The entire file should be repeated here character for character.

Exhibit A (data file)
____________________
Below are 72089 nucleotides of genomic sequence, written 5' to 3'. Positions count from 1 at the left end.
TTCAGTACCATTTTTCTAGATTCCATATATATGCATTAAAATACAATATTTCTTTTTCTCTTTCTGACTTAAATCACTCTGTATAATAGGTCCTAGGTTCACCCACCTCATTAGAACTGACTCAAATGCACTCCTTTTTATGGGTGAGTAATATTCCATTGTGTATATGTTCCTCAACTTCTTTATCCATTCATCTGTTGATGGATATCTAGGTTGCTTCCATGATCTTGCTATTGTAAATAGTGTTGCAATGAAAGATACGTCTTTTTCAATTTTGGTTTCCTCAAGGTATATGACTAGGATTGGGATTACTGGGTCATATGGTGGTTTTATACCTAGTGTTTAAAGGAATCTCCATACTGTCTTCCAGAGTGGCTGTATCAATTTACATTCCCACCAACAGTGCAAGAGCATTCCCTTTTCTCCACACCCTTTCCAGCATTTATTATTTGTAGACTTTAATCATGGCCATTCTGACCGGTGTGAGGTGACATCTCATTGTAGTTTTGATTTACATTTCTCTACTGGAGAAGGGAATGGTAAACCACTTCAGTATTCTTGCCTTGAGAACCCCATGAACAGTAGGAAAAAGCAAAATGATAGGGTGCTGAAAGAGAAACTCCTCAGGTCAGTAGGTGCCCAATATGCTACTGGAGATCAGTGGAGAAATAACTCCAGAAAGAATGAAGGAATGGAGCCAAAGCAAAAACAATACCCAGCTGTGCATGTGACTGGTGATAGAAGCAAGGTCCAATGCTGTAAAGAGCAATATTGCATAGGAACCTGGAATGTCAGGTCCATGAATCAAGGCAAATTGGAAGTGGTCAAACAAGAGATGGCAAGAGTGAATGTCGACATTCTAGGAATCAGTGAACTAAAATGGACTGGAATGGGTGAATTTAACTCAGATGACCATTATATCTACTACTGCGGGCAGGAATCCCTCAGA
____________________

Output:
Below are 72089 nucleotides of genomic sequence, written 5' to 3'. Positions count from 1 at the left end.
TTCAGTACCATTTTTCTAGATTCCATATATATGCATTAAAATACAATATTTCTTTTTCTCTTTCTGACTTAAATCACTCTGTATAATAGGTCCTAGGTTCACCCACCTCATTAGAACTGACTCAAATGCACTCCTTTTTATGGGTGAGTAATATTCCATTGTGTATATGTTCCTCAACTTCTTTATCCATTCATCTGTTGATGGATATCTAGGTTGCTTCCATGATCTTGCTATTGTAAATAGTGTTGCAATGAAAGATACGTCTTTTTCAATTTTGGTTTCCTCAAGGTATATGACTAGGATTGGGATTACTGGGTCATATGGTGGTTTTATACCTAGTGTTTAAAGGAATCTCCATACTGTCTTCCAGAGTGGCTGTATCAATTTACATTCCCACCAACAGTGCAAGAGCATTCCCTTTTCTCCACACCCTTTCCAGCATTTATTATTTGTAGACTTTAATCATGGCCATTCTGACCGGTGTGAGGTGACATCTCATTGTAGTTTTGATTTACATTTCTCTACTGGAGAAGGGAATGGTAAACCACTTCAGTATTCTTGCCTTGAGAACCCCATGAACAGTAGGAAAAAGCAAAATGATAGGGTGCTGAAAGAGAAACTCCTCAGGTCAGTAGGTGCCCAATATGCTACTGGAGATCAGTGGAGAAATAACTCCAGAAAGAATGAAGGAATGGAGCCAAAGCAAAAACAATACCCAGCTGTGCATGTGACTGGTGATAGAAGCAAGGTCCAATGCTGTAAAGAGCAATATTGCATAGGAACCTGGAATGTCAGGTCCATGAATCAAGGCAAATTGGAAGTGGTCAAACAAGAGATGGCAAGAGTGAATGTCGACATTCTAGGAATCAGTGAACTAAAATGGACTGGAATGGGTGAATTTAACTCAGATGACCATTATATCTACTACTGCGGGCAGGAATCCCTCAGA